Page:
When you check out the website, make sure to look at individual forum’s, such as Transportation, Neighborhoods, Homelessness, and Public Safety. Some of the interesting ideas that are worth noting are:

  • Promote family-friendly urban neighborhoods
  • Create a Pedestrian friendly zone throughout downtown
  • Build new streetcars and restore the Waterfront Streetcar

In response to the #1 voted on idea on the site, Seattle Transit Blog provided information from McGinn’s light rail information handout that sparked a mini debate. As the debate rages on throughout Seattle blogs regarding what McGinn is going to do about the problems facing our city, Ideas for Seattle is a good outlet, and can even provide some humor (see “Zombie Epidemic Emergency Plan”). To add your own ideas, simply create a log in and start typing!

by guest blogger Jeff Olson, Urban Designer for VIA


We began our design work in 1998 after the Kyoto Protocol was published. We had the idea of a sustainable future; a new way to build that would benefit everyone’s quality of life, air quality, water quality, and soil quality, a way that would protect plants, insects, marine life, land animals and bird life. We started in the library, we reviewed the scientific literature on environmental issues, and then we thought about urban systems, urban design, architecture, material engineering, energy sources, environmental performance measures, and so forth.

We inherited an industrial site from the past century with derelict buildings and industrial machinery related to ship building, lumber products, and salt distribution. These lands have been transformed over time from inter tidal swamp, to land filled lots, to armour protected sea wall. Today the land is totally transformed; nothing remains the same except the feeling of timeless walking paths along the water’s edge.

Our collective dream of a better future became our 2010 Olympic Dream to host the winter games and to welcome the athletes to our village. Some twelve years later the Copenhagen Convention is about to convene and in another two months the games will open. Signs of life have appeared in the village and it’s environs, the riparian zone has re-established along the shoreline, the birds have returned to feed, a habitat island has been constructed and planted, spawning fish have returned to the area, the constructed wetland is hosting new life, the stacks from the new sewer heat recovery plant are venting steam for the first time.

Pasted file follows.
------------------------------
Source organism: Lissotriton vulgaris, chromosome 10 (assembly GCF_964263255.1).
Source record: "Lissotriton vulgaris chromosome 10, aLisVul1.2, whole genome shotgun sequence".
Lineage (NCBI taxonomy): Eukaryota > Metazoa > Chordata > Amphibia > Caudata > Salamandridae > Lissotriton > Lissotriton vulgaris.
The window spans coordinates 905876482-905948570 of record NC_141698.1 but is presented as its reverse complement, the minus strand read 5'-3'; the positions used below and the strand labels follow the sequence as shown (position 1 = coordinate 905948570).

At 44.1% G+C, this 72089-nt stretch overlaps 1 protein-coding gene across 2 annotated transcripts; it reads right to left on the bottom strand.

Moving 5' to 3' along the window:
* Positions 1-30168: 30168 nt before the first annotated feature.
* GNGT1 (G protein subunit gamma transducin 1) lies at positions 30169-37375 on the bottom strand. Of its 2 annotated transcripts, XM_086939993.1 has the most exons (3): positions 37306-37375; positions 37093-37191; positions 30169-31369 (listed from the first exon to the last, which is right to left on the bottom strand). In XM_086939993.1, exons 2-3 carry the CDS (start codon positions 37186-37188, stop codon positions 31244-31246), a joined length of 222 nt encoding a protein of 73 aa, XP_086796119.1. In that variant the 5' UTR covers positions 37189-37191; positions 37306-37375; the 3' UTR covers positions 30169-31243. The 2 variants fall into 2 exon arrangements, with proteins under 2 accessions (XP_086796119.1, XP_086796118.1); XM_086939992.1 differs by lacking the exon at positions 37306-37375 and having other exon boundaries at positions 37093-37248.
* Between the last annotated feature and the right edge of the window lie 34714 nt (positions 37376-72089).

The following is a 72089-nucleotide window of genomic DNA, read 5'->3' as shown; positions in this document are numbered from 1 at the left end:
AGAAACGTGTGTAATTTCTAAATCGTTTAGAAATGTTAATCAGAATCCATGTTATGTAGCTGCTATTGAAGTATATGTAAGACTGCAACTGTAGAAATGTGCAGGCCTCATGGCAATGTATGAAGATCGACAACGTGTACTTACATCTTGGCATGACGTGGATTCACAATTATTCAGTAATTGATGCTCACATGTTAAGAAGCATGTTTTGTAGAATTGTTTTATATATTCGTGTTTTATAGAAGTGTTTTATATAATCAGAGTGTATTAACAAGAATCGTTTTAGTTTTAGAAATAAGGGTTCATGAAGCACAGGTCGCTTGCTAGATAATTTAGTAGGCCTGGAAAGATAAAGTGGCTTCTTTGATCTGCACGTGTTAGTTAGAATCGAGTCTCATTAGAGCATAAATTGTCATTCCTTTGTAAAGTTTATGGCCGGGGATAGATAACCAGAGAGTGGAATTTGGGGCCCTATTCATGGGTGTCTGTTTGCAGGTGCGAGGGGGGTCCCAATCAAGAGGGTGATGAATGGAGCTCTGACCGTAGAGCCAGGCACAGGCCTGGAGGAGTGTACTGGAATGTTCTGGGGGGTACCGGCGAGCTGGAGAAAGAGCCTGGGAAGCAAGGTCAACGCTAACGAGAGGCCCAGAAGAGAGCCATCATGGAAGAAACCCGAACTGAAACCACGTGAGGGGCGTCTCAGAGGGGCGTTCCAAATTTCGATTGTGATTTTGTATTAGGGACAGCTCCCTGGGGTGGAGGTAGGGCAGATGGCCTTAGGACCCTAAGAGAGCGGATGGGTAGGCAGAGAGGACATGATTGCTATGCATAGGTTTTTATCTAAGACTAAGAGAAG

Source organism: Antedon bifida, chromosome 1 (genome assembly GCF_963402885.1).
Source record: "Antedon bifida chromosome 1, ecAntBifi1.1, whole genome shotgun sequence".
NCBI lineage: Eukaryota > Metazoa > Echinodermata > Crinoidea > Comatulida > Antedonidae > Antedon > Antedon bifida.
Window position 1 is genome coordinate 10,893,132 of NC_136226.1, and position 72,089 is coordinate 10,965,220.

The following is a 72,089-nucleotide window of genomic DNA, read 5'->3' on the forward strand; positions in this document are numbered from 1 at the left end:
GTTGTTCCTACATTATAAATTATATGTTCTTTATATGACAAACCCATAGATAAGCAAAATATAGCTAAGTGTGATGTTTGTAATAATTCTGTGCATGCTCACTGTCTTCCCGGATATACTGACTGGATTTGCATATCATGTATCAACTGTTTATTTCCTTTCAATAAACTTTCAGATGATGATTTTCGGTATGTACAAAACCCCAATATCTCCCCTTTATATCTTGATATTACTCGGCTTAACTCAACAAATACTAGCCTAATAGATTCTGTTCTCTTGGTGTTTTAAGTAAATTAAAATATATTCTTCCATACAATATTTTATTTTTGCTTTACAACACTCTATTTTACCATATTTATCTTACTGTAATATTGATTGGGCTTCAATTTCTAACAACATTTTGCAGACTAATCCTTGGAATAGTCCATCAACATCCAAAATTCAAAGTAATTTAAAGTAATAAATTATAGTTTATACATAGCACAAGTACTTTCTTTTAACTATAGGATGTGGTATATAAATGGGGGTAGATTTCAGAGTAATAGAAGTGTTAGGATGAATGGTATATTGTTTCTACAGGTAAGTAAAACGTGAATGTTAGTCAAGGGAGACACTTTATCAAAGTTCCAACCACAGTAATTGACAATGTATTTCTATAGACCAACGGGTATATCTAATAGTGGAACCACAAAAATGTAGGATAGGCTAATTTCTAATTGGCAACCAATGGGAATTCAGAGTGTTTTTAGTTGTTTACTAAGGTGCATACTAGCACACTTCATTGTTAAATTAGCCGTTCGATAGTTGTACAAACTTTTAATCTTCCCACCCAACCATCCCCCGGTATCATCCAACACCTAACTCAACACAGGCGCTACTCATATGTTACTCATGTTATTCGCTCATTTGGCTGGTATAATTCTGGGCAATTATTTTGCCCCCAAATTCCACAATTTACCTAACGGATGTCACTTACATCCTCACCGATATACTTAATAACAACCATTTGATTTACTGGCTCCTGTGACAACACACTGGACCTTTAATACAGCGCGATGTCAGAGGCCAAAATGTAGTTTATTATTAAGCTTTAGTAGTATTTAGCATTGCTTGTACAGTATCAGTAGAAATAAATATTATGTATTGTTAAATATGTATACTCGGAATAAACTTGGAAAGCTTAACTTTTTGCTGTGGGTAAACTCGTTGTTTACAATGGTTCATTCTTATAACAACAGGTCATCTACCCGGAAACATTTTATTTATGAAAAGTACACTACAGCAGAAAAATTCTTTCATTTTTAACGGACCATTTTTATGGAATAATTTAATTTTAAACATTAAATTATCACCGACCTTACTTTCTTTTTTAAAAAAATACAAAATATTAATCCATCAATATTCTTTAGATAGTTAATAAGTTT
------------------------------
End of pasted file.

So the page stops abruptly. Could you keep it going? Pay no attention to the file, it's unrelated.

Vancouver designers and builders have invented and built a village of high performance buildings and memorable public spaces. One of these buildings is a net zero building that will sell excess heat back to the new energy utility. The new district energy system utilizes up to 70% renewable fuel. Most of the buildings have roof top gardens, collect and use rainwater. The project has become a model of actions that can be taken elsewhere across the globe and so we warmly welcome all our visitors from near and afar to “Vancouver Green Capital” as they visit Winter Games.

For more information, visit the Challenge Series.

by Naomi Buell, VIA’s Marketing Assistant

“It’s closer than you think” was a forum put on by the DVA (Downtown Vancouver Association) and organized by our own Graham McGarva. The forum’s speakers were Brent Toderian, the Director of Planning for City of Vancouver and Michael Gordon, the central city planner for Vancouver. The topic discussed was the future of the Northeast False Creek (NEFC) area.